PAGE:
I explained that we were practicing Mindfulness meditation, paying attention to the breath and the body. There’d be no mantras and no religious ties. Our task was simply to notice what went on in our bodies and minds, any thoughts, emotions or sensations. Our job wasn’t to try to stop thought and emotion, only to notice them, set them aside and then return to noticing our breathing.
We began in a prone position and as I watched people settle into their spaces, I used minimal guidance to help them scan their bodies – from their heels on the mattress to the tops of their heads, to noticing sensations such as a passing breeze, or change of temperature. I prompted them to check for tension or relaxation, if the sensations were pleasant or unpleasant. Not to change anything, but to merely notice.
We placed our hands on our bellies to notice the rising and falling of our stomachs, the mind on the ‘in’ and ‘out’ of our breathing.
We transitioned to sitting meditation. My guidance was minimal at the beginning and I set the timer for 15 minutes.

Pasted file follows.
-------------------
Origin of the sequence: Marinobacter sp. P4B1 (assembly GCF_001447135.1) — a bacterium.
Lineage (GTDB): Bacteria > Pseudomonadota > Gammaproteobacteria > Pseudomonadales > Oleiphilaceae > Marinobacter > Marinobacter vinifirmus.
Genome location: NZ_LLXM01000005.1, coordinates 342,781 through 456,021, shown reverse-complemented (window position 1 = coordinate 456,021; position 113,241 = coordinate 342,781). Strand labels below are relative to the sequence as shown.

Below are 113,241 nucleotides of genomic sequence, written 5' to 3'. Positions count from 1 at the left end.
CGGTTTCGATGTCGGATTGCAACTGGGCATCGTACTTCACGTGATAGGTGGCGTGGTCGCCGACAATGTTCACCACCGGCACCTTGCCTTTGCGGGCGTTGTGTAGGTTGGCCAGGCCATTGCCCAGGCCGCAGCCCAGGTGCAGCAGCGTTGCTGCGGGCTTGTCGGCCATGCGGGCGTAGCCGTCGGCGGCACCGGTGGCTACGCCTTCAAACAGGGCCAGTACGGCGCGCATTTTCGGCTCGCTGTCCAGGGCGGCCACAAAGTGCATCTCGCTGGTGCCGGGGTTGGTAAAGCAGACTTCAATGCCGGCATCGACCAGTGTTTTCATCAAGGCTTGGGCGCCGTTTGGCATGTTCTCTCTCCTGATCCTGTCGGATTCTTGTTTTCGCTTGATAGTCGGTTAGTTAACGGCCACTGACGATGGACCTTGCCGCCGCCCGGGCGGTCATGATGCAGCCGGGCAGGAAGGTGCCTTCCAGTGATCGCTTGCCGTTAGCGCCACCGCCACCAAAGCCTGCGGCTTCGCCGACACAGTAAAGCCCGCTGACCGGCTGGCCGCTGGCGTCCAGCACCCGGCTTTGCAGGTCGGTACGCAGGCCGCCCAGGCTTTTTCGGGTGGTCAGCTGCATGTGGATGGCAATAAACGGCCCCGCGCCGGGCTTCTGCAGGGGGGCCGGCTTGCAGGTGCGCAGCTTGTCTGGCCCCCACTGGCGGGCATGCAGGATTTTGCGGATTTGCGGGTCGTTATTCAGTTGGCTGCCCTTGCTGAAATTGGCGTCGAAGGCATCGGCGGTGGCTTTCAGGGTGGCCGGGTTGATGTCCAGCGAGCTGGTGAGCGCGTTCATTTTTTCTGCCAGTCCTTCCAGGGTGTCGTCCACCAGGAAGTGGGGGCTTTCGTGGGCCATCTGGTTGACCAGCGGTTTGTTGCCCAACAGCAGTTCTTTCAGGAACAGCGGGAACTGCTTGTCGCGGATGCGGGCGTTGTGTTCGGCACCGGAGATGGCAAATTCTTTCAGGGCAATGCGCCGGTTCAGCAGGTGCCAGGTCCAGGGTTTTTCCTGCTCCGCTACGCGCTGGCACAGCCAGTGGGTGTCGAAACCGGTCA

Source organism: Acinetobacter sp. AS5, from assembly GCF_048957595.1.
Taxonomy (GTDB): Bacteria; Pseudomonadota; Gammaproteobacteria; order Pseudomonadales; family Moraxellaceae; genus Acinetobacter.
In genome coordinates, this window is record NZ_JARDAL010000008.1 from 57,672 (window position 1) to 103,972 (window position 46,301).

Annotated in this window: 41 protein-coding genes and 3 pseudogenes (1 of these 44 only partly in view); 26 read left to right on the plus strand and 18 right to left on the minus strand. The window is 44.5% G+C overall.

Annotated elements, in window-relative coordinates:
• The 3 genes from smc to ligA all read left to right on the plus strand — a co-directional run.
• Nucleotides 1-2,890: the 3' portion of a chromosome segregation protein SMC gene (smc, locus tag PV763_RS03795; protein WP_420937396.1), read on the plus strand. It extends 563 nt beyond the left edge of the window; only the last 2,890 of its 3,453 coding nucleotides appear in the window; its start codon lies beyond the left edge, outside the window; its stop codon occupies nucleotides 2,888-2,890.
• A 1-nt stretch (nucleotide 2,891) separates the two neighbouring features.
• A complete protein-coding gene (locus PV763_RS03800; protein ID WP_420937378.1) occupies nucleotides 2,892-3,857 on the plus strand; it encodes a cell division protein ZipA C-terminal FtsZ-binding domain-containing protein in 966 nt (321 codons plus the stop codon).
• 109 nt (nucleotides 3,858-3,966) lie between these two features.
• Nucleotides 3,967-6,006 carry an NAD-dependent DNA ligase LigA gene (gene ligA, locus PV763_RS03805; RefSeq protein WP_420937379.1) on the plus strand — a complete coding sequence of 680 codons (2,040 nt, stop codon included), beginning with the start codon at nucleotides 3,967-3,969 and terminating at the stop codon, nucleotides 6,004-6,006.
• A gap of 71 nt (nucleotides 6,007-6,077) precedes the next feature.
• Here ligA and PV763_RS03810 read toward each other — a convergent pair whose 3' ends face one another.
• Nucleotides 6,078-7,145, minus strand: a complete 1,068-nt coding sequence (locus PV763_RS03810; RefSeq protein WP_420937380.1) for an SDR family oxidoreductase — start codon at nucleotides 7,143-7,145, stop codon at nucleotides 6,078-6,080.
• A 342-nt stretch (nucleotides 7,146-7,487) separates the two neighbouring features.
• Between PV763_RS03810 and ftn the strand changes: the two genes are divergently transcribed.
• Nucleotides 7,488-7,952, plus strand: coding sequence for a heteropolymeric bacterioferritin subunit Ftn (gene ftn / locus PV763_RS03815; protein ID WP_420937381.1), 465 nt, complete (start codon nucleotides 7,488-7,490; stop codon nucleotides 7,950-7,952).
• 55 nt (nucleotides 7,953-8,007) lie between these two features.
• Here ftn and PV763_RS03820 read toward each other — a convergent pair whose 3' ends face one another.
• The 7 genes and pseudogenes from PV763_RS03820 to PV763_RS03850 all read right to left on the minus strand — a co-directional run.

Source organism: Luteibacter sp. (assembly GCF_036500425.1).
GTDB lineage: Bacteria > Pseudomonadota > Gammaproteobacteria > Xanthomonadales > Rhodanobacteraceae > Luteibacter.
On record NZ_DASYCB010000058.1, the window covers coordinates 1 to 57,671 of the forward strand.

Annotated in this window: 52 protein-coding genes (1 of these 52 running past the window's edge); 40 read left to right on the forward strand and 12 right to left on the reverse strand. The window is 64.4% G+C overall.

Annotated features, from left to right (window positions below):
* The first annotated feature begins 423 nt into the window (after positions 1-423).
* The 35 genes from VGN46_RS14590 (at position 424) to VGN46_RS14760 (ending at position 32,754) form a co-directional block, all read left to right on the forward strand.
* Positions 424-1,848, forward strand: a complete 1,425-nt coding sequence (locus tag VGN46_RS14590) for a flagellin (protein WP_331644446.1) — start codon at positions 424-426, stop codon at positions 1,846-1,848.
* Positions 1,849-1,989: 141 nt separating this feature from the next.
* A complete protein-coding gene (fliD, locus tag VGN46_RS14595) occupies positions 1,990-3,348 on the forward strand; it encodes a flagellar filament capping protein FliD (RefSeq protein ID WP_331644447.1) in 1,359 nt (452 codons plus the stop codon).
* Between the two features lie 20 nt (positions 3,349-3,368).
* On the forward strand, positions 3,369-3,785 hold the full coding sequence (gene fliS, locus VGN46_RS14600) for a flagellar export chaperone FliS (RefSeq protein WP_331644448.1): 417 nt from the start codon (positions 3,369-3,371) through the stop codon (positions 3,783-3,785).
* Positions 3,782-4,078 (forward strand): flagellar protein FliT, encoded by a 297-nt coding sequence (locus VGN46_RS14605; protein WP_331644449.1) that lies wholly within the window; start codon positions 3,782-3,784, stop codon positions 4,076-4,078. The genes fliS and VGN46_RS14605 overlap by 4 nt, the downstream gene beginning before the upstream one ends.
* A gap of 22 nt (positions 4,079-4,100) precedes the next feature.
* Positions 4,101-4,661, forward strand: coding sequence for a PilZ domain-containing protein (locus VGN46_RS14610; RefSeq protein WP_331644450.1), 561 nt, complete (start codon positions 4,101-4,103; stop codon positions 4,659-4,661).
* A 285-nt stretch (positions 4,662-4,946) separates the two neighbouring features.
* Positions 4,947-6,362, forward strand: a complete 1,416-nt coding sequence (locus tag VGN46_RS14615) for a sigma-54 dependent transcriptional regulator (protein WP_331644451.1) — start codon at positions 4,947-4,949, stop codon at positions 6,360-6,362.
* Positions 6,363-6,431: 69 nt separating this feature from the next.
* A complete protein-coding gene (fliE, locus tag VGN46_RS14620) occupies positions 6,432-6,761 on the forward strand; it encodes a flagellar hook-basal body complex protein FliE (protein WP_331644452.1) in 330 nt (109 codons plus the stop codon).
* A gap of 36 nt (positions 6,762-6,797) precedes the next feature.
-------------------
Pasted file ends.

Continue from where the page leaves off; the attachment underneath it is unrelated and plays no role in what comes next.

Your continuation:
Here was my first experiment. How would these dear people deal with 16 minutes of sitting, 15 of them in near-silence.
After about 10 minutes, I could hear sighs and shifting, but still people were upright and conscious!
At the end of the time, we returned to ‘reality’ through some stretches. Then I asked if there were comments or questions. One woman said she barely made it to five minutes. Another said she’d lost patience after 10 minutes. These were very good efforts for first-timers. I was pleased!
S said that she had to shift positions. I suggested that next time, perhaps she could wait and notice the discomfort for a little while before she allowed herself to move.
“What? Why suffer?” she asked. I agreed, that there’s no need to suffer, but that there was something else we were working on, something like a muscle within our brain, that if developed would allow us to override responses that are automatic.
This particular idea rings even truer to me now when I am fortunate enough to listen to others ask the question: Why suffer?
Simi Levi-Yeshuvi, my wonderful teacher and creator of the curriculum called the ‘Language of Attentiveness’, told us of her experience as a nun in a monastery for 4 years. At the beginning, there was no instruction other than to sit. She had no idea of what was expected of her but, she said, long hours of sitting day after day. Eventually she dared to approach the Master and asked why she had to sit and suffer all day. The monk looked at her and said, “What, do you imagine that if you were not here, you would not be suffering?”